The best Tweets of 2020

Twitter Canada reveals what campaigns broke through this year

The past year has been one of upheaval and change – and it was sometimes a big task for brands to be heard amongst the tumult. What did it take to meaningfully break through in 2020?

For the latest episode of Twitter Canada’s “h/t Twitter” insights series, the team came up with their list of brands who did it best in 2020. And it wasn’t necessarily just about the analytics, notes Twitter Canada’s head of Twitter Next, Jamie Michaels. “We really thought about the mindset of the world and the Twitter audience. These were brands that read the room very well. They found a place they could play that was still on brand, but also reflected the times.”

Michaels says the standouts either provided entertainment – which is an important thing, especially right now – or connected to popular culture really well. They also gave back in some way to the community.

The other big draw was doing good for society. You definitely saw that if you visited #HellmannsIsland. Tapping into the #AnimalCrossing conversation on Twitter, Hellmann’s Canada invited gamers to make real change by converting virtual food waste into real food for those in need. Then there was the work done by the Public Health Agency of Canada, which launched its COVID Alert app with a campaign that made a real difference when it came to keeping Canadians safe.

The year’s best launch campaign went to GMC Hummer EV. Disney, meanwhile, made waves for connecting people around their favourite entertainment, including #HamilFilm and #TheMandalorian, even though we were physically distant. (The former caused a Twitter storm of more than two million Tweets for the first weekend of the Broadway launch.)

No name imageBut it was also about brands like No Name, which stayed true to their brand voice and kept Canadians laughing, with Tweets offering a helpful grooming guide when things were getting especially hairy in the world.

Many of the top Tweets shared a common trait: they showed how far the brands were willing to push the envelope to do something interesting.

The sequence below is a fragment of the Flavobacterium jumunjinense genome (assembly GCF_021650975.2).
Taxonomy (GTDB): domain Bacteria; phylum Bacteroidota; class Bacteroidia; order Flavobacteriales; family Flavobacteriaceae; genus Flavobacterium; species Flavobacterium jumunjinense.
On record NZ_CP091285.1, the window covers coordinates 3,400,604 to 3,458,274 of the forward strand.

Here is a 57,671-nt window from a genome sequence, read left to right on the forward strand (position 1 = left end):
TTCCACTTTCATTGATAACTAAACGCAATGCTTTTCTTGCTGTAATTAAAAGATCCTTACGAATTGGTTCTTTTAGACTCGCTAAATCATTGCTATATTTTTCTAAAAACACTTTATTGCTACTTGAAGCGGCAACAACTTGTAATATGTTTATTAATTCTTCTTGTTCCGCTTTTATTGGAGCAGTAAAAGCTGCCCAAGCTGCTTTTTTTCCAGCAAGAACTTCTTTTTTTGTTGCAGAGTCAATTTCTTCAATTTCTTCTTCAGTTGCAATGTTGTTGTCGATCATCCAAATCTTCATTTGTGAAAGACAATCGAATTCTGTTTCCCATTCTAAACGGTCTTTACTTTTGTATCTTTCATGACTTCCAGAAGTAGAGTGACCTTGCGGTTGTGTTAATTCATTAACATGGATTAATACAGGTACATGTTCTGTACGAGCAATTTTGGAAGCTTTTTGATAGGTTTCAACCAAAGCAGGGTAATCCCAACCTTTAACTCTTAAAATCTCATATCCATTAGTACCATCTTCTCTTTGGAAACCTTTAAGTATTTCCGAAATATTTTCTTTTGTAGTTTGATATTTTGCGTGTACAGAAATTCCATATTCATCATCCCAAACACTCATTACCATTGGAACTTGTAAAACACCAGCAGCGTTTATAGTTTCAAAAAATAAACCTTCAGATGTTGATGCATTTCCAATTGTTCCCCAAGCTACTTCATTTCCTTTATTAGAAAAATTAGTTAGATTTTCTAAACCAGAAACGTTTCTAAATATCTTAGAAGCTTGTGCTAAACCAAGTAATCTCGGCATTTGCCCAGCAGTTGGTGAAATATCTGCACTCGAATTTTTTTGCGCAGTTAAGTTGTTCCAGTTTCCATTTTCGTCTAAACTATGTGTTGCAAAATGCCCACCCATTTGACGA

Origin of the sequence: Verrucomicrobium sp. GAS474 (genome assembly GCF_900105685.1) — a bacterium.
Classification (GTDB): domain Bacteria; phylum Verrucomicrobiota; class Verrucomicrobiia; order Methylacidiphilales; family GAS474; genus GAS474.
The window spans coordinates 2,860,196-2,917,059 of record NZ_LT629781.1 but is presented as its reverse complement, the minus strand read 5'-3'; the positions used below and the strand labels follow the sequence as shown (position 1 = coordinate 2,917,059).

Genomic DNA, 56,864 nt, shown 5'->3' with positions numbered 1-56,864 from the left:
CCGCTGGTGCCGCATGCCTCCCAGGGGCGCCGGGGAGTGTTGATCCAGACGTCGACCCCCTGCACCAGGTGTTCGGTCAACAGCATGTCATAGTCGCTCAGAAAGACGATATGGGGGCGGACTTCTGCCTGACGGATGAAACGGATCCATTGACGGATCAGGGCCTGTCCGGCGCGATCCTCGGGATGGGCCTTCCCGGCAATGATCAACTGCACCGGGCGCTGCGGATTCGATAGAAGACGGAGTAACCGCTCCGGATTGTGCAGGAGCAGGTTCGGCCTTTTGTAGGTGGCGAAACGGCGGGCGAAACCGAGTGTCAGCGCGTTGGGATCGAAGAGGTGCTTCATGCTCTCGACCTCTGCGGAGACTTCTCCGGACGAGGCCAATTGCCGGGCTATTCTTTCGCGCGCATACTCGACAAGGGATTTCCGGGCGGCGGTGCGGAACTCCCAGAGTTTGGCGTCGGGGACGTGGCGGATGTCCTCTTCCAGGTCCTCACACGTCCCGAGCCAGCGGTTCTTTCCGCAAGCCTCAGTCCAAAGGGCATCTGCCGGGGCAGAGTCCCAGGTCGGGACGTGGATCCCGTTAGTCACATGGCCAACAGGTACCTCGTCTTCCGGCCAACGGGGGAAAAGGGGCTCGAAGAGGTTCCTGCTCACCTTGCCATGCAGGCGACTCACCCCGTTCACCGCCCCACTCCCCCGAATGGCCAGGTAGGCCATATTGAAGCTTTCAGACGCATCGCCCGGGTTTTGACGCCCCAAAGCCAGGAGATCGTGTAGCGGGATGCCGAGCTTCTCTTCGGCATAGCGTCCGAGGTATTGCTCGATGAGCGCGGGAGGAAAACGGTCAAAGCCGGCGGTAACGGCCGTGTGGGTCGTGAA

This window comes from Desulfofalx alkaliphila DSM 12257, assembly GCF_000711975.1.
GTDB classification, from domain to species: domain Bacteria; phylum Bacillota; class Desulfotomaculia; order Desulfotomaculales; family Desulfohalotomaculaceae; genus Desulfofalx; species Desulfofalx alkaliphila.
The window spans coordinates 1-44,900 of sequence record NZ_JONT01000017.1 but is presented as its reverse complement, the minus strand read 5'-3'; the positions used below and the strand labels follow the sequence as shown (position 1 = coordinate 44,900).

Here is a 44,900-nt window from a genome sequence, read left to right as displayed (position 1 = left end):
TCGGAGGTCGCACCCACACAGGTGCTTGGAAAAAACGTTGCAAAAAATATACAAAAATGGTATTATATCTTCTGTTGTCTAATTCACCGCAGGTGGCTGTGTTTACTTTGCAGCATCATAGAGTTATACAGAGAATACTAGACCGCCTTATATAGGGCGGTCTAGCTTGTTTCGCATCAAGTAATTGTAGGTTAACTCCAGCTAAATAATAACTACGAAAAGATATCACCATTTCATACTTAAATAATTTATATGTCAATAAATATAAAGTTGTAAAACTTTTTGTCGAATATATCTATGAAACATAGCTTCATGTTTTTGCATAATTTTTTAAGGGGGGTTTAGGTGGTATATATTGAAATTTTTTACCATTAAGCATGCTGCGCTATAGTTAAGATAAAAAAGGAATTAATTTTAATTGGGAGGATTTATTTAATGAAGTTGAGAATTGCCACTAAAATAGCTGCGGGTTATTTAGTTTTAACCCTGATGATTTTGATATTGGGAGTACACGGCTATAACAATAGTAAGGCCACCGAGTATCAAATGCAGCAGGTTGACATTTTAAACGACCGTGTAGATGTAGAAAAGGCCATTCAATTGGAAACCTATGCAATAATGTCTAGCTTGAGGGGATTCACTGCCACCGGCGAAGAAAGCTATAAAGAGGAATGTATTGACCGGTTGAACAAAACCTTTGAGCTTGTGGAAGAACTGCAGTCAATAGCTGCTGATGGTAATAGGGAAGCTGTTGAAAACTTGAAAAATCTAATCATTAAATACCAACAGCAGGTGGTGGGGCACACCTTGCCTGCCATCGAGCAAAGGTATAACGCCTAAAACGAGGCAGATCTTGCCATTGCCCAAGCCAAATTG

“It’s changed a lot from what I would call the 1.0 days of Twitter,” observes Michaels. “It was very much about the war room mindset of: Let’s try this. Let’s try that.” He says the risk factor associated with pushing boundaries has now been mitigated for companies that have already built up a brand voice. “So, you’re taking a risk, but it’s already been established that you’re a brand that is funny, caring or entertaining, so it doesn’t feel as risky.”

Sticking to your lane is now seen as the better strategy than the old try everything approach. “We coach brands all the time: It can’t be a fair-weather thing. Whether you’re going to be bold, whether you’re going to be empathetic, whether you’re going to support the Black Lives Matter movement – it can’t be one Tweet and then the next week you’re back to pushing promotions. It’s got to be holistic, particularly for Twitter, because our audience is super leaned-in and cares about cause and culture,” says Michaels.

“Having that consistency, whether you’re a brand that cares or you’re a brand that’s funny, is the best starting point possible for taking risks.”

So, with so much electricity charging consumer behaviour and trends, what can we anticipate for 2021 and what will it take for brands to make a splash next year?

“Look back and see what resonated with your audience,” he advises. “Look at the conversations.”

Michaels sees 2021 as a build year, at least for the first half. “I don’t think anything is changing. There are a lot of social issues that are still not resolved and still need work. So, take all the learnings from 2020, pick the spots that you think are most relevant for your brand and build on them for the next year. But I think the difference in 2021 is that you can actually plan a little bit, which has been extremely challenging. We can see the future a little bit better.

Find the full 2020 list and the reasons they were included over at <h/t Twitter>.